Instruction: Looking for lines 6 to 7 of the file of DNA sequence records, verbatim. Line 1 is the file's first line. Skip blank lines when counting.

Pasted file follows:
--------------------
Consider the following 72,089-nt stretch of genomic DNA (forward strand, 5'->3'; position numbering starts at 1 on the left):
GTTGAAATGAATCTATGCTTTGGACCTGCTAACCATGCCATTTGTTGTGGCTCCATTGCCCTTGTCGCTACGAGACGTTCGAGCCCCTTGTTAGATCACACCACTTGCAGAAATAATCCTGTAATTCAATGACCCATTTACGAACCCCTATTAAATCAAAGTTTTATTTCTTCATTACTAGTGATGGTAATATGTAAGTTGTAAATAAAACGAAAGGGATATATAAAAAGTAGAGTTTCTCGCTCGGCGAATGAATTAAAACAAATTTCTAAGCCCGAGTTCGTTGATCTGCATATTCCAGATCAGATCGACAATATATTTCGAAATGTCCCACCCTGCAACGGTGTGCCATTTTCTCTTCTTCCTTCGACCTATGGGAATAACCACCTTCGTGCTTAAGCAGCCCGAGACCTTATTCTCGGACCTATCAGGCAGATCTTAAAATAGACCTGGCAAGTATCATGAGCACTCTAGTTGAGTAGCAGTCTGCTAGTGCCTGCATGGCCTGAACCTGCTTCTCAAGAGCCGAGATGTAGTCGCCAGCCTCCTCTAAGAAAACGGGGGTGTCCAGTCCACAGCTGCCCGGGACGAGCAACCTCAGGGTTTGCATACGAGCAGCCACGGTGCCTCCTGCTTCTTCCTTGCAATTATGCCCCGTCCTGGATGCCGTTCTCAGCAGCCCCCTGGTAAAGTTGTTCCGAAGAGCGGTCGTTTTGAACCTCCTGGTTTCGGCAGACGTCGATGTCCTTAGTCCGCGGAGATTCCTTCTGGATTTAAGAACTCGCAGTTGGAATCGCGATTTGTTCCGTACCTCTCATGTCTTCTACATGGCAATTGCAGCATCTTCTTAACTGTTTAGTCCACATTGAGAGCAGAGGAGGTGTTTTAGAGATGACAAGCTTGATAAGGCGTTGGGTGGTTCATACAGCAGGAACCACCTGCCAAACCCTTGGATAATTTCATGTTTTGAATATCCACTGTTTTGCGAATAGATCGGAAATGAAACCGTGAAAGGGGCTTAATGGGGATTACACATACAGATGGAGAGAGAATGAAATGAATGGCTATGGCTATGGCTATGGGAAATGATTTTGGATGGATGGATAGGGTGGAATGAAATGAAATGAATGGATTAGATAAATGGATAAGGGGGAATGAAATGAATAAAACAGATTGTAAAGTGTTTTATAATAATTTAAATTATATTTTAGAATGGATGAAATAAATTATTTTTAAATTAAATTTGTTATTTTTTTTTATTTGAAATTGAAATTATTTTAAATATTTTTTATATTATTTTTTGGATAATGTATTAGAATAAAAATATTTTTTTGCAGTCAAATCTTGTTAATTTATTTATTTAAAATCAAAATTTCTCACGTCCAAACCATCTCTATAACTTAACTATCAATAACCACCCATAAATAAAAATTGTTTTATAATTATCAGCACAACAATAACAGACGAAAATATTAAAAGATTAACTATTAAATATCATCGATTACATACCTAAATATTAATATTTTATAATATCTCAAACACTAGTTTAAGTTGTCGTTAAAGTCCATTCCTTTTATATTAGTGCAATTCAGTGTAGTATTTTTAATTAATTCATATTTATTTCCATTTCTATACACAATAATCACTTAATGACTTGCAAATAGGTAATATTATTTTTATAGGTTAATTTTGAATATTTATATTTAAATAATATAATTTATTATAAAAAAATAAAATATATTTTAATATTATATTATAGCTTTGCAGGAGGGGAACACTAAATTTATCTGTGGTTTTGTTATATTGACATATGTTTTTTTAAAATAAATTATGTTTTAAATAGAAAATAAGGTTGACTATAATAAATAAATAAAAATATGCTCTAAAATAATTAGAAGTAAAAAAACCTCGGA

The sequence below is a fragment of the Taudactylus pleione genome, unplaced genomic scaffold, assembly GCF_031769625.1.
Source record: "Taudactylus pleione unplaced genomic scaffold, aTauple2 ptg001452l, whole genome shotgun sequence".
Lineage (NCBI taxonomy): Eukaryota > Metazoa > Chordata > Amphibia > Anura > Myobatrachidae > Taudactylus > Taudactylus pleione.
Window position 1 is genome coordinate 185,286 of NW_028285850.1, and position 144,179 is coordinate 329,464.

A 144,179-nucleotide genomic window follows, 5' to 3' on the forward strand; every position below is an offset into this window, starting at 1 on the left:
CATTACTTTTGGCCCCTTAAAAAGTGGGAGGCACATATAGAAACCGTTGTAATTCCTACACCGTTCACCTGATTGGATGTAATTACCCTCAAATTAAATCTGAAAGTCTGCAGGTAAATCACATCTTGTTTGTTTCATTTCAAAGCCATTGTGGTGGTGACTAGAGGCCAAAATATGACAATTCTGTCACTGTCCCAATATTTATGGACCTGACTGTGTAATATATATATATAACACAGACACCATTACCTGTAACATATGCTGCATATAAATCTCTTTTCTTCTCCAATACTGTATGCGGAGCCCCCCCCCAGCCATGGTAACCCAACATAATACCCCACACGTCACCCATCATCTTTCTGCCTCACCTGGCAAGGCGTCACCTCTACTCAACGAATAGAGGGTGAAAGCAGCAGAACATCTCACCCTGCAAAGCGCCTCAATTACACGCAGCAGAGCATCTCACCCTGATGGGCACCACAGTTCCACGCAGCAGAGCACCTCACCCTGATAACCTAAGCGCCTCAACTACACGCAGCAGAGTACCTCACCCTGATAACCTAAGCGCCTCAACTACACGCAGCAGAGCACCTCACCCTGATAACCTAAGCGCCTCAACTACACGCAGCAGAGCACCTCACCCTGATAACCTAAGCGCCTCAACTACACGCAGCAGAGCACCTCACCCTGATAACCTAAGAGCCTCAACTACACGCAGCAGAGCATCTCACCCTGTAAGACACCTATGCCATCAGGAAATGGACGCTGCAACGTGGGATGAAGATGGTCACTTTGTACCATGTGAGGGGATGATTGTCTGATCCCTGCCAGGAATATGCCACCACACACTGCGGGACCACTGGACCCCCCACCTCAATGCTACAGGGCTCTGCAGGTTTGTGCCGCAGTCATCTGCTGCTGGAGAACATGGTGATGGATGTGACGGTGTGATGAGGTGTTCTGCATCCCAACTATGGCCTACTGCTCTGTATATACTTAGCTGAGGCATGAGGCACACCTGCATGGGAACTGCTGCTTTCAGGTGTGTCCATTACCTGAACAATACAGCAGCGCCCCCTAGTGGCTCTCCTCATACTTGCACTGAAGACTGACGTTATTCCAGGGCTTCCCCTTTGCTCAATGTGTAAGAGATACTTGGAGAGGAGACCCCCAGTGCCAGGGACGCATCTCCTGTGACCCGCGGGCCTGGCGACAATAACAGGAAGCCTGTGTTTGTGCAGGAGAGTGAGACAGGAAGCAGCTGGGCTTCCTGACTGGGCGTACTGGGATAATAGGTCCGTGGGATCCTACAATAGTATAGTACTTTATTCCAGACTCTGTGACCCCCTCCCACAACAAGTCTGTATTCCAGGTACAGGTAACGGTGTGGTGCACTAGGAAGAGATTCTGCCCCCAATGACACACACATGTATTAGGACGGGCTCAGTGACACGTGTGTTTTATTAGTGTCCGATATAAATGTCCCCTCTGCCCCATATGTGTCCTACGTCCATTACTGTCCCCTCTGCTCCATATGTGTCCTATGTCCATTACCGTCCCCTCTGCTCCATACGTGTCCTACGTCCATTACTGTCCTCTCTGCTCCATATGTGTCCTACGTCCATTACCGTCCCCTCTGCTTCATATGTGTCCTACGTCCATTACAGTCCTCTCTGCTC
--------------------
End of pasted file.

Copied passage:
Window position 1 is genome coordinate 185,286 of NW_028285850.1, and position 144,179 is coordinate 329,464.

A 144,179-nucleotide genomic window follows, 5' to 3' on the forward strand; every position below is an offset into this window, starting at 1 on the left: